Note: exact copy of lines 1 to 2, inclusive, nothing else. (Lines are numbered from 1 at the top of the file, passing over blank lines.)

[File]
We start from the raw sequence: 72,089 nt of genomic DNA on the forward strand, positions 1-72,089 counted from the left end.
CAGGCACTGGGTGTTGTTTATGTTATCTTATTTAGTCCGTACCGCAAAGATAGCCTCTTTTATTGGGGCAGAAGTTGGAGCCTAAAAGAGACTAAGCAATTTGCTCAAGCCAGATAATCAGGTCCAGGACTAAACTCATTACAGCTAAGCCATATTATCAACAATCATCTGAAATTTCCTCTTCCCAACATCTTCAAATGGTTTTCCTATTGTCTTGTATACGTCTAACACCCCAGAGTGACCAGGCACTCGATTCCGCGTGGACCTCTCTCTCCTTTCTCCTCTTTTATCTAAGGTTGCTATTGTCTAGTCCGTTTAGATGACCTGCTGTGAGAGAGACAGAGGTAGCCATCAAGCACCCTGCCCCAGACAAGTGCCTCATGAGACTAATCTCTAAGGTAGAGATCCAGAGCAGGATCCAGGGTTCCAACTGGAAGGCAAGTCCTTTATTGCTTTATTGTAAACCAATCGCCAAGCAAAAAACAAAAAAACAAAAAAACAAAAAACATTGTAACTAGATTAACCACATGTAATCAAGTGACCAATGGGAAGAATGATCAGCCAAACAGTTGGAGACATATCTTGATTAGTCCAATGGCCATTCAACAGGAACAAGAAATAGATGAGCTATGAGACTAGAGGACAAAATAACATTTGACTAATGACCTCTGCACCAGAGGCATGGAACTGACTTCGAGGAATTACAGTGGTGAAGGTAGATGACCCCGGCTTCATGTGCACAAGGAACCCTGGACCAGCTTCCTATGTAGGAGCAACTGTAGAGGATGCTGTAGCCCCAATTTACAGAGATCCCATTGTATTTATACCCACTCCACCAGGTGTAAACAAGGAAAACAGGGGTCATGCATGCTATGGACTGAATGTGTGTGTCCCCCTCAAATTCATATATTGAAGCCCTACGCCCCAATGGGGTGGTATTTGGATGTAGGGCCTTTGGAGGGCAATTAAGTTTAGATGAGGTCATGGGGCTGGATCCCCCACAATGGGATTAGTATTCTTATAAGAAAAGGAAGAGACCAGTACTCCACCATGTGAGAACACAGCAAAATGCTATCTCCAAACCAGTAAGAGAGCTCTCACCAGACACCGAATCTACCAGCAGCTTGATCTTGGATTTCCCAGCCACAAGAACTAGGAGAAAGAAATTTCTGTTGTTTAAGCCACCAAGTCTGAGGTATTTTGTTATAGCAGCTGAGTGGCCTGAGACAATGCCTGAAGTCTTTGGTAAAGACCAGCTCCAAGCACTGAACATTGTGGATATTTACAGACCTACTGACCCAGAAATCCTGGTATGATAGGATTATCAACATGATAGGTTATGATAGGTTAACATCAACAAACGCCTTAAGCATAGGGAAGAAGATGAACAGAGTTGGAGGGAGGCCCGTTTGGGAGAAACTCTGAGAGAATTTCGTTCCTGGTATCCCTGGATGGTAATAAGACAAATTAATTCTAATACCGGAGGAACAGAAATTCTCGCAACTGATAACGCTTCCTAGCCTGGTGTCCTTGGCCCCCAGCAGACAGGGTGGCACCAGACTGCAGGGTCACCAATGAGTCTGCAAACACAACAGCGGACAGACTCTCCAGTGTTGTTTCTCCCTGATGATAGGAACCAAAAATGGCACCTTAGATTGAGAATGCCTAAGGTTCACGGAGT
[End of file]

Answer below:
We start from the raw sequence: 72,089 nt of genomic DNA on the forward strand, positions 1-72,089 counted from the left end.
CAGGCACTGGGTGTTGTTTATGTTATCTTATTTAGTCCGTACCGCAAAGATAGCCTCTTTTATTGGGGCAGAAGTTGGAGCCTAAAAGAGACTAAGCAATTTGCTCAAGCCAGATAATCAGGTCCAGGACTAAACTCATTACAGCTAAGCCATATTATCAACAATCATCTGAAATTTCCTCTTCCCAACATCTTCAAATGGTTTTCCTATTGTCTTGTATACGTCTAACACCCCAGAGTGACCAGGCACTCGATTCCGCGTGGACCTCTCTCTCCTTTCTCCTCTTTTATCTAAGGTTGCTATTGTCTAGTCCGTTTAGATGACCTGCTGTGAGAGAGACAGAGGTAGCCATCAAGCACCCTGCCCCAGACAAGTGCCTCATGAGACTAATCTCTAAGGTAGAGATCCAGAGCAGGATCCAGGGTTCCAACTGGAAGGCAAGTCCTTTATTGCTTTATTGTAAACCAATCGCCAAGCAAAAAACAAAAAAACAAAAAAACAAAAAACATTGTAACTAGATTAACCACATGTAATCAAGTGACCAATGGGAAGAATGATCAGCCAAACAGTTGGAGACATATCTTGATTAGTCCAATGGCCATTCAACAGGAACAAGAAATAGATGAGCTATGAGACTAGAGGACAAAATAACATTTGACTAATGACCTCTGCACCAGAGGCATGGAACTGACTTCGAGGAATTACAGTGGTGAAGGTAGATGACCCCGGCTTCATGTGCACAAGGAACCCTGGACCAGCTTCCTATGTAGGAGCAACTGTAGAGGATGCTGTAGCCCCAATTTACAGAGATCCCATTGTATTTATACCCACTCCACCAGGTGTAAACAAGGAAAACAGGGGTCATGCATGCTATGGACTGAATGTGTGTGTCCCCCTCAAATTCATATATTGAAGCCCTACGCCCCAATGGGGTGGTATTTGGATGTAGGGCCTTTGGAGGGCAATTAAGTTTAGATGAGGTCATGGGGCTGGATCCCCCACAATGGGATTAGTATTCTTATAAGAAAAGGAAGAGACCAGTACTCCACCATGTGAGAACACAGCAAAATGCTATCTCCAAACCAGTAAGAGAGCTCTCACCAGACACCGAATCTACCAGCAGCTTGATCTTGGATTTCCCAGCCACAAGAACTAGGAGAAAGAAATTTCTGTTGTTTAAGCCACCAAGTCTGAGGTATTTTGTTATAGCAGCTGAGTGGCCTGAGACAATGCCTGAAGTCTTTGGTAAAGACCAGCTCCAAGCACTGAACATTGTGGATATTTACAGACCTACTGACCCAGAAATCCTGGTATGATAGGATTATCAACATGATAGGTTATGATAGGTTAACATCAACAAACGCCTTAAGCATAGGGAAGAAGATGAACAGAGTTGGAGGGAGGCCCGTTTGGGAGAAACTCTGAGAGAATTTCGTTCCTGGTATCCCTGGATGGTAATAAGACAAATTAATTCTAATACCGGAGGAACAGAAATTCTCGCAACTGATAACGCTTCCTAGCCTGGTGTCCTTGGCCCCCAGCAGACAGGGTGGCACCAGACTGCAGGGTCACCAATGAGTCTGCAAACACAACAGCGGACAGACTCTCCAGTGTTGTTTCTCCCTGATGATAGGAACCAAAAATGGCACCTTAGATTGAGAATGCCTAAGGTTCACGGAGT